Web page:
A major trend in architecture in the 1920s and '30s, which began in Europe with the teachings of the Bauhaus in Germany and spread worldwide. In the wake of the Nazis' rise to power, the stars of the Bauhaus migrated to the United States. The style was geometric and asymmetrical and featured such modern materials as concrete, steel, and glass.

The style arose out of the desire of such architects as the Germans Walter Gropius and Ludwig Mies van der Rohe and the Swiss-French Le Corbusier to break with architectural tradition and to design simple, unadorned buildings that served the basic needs of their users. Functional, logical floor plans and simple unornamented walls of glass and concrete were emphasized. The strongest contributions in the style were made in the design of skyscrapers, factories, and public housing. The International Exhibition of Modern Architecture in 1932 at the Museum of Modern Art in New York City spread the ideals of the style, and it became the dominant worldwide architectural vocabulary of the mid-20th century. The underlying premise of the International Style (sheerness, flatness, smoothness, unornamental plainness) is laden with difficulties. Weathering and maintenance make it difficult to attain the ideal of a flawless architecture of pure geometric forms. Yet, striking examples of this style are familiar sights in cities all over the world.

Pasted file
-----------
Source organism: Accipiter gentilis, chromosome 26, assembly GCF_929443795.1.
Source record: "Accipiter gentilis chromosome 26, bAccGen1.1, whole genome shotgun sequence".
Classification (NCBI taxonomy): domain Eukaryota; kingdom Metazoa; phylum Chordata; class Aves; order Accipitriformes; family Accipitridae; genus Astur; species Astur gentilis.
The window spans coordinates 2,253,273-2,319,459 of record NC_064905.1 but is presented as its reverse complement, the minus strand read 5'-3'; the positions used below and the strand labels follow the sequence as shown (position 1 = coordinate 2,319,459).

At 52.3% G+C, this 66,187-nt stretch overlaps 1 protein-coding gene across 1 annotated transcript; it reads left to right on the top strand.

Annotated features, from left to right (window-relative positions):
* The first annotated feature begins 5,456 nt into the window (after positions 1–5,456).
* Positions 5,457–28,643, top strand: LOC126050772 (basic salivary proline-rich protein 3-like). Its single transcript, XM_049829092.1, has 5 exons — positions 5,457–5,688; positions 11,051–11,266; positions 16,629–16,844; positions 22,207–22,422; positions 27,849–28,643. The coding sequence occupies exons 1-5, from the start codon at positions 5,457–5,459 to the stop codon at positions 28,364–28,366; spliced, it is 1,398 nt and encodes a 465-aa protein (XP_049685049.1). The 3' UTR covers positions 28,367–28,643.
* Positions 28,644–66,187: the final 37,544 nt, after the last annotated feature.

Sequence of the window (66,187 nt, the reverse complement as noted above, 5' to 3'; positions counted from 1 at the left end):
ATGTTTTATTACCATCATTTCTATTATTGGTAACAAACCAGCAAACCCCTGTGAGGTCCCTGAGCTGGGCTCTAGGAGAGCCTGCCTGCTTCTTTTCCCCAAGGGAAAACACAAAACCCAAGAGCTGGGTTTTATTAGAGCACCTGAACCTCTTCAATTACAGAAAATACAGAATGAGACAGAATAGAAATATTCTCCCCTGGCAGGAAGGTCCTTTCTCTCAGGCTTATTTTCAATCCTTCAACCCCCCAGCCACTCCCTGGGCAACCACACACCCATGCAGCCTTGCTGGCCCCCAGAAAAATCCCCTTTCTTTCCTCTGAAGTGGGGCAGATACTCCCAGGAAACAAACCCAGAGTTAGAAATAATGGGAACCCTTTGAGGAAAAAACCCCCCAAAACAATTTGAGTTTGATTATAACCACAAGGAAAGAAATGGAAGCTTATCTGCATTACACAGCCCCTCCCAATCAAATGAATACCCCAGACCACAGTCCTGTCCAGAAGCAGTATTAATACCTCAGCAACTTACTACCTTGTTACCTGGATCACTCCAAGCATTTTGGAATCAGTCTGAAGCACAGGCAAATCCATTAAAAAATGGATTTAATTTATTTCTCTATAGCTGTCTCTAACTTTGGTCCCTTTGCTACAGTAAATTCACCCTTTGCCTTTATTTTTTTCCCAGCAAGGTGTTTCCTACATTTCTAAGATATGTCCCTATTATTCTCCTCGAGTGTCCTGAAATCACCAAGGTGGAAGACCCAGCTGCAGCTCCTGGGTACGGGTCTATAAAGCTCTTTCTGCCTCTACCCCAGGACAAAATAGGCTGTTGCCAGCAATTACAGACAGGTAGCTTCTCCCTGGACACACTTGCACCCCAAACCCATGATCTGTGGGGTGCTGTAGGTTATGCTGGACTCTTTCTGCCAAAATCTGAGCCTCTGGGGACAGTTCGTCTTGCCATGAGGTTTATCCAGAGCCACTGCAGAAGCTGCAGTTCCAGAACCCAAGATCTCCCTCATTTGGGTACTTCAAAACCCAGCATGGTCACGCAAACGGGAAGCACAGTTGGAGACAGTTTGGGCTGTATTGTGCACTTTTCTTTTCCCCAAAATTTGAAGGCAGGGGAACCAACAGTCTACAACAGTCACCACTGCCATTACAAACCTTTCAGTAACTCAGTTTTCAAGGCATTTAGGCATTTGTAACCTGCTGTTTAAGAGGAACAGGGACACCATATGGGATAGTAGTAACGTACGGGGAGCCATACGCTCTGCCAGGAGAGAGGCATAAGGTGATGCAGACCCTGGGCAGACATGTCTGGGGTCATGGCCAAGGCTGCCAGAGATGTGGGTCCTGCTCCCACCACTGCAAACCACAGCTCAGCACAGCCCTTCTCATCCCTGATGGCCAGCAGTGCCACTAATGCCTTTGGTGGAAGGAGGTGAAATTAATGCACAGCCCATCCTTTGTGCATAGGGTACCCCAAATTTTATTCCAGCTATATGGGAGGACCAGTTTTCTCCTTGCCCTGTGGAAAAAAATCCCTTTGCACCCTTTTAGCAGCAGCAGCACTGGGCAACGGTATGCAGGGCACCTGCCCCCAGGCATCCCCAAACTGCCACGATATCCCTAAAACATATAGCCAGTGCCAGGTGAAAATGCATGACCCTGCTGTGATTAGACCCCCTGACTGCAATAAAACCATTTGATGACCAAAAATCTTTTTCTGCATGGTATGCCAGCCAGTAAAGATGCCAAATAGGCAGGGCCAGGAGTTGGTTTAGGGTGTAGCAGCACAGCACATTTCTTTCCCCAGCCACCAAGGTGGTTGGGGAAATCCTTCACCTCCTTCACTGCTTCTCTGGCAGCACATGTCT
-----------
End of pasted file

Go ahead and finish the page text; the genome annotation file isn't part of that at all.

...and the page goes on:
The most famous example of the style is the Seagram Building, a rectilinear glass and bronze Manhattan tower. The building was designed by Mies van der Rohe, former head of the Bauhaus, and his American disciple, Philip Johnson. The name actually came from a 1932 Henry-Russell Hitchock and Philip Johnson book, "The International Style"; which in turn came from a book, International Architecture by Walter Gropius.

Source: Whitford, Frank, "Bauhaus", Thames and Hudson, London, 1984 >Kostelanetz, Richard, "Dictionary of the Avant-Gardes", Schirmer Books, New York, 2000 Last Updated 05.12.04

The International Style which was developed in the 1920’s and 30’s grew out of three phenomena which confronted architects towards the end of the nineteenth century and into the 20th century. These were the need for economic creation of large scale office buildings and other commercial, residential and civic buildings to serve a rapidly industrializing society, the development of new building technologies based on the use of iron and steel, reinforced concrete and glass and finally the architectural professions increasing annoyance at the continued use of stylistically eclectic buildings which used elements from various periods and styles and bore no logical connection to the buildings purpose or function.

From these three phenomena a new architecture which was honest, economical and utilitarian was sought. This new architecture needed to make use of the new materials and satisfy society’s new building needs while still appealing to aesthetic taste. The International Style was born of these needs.

The International Style was formed under the dictate that the form and appearance of modern buildings should naturally grow out of and express the potential of their materials and engineering. A harmony between artistic expression, function and technology would thereby be attained. Basically the International style grew out of the machine aesthetic. Where the idea of mass producible objects was expressed in an international architecture.

A good example of the International style is le Corbusiers Ville Savoye.

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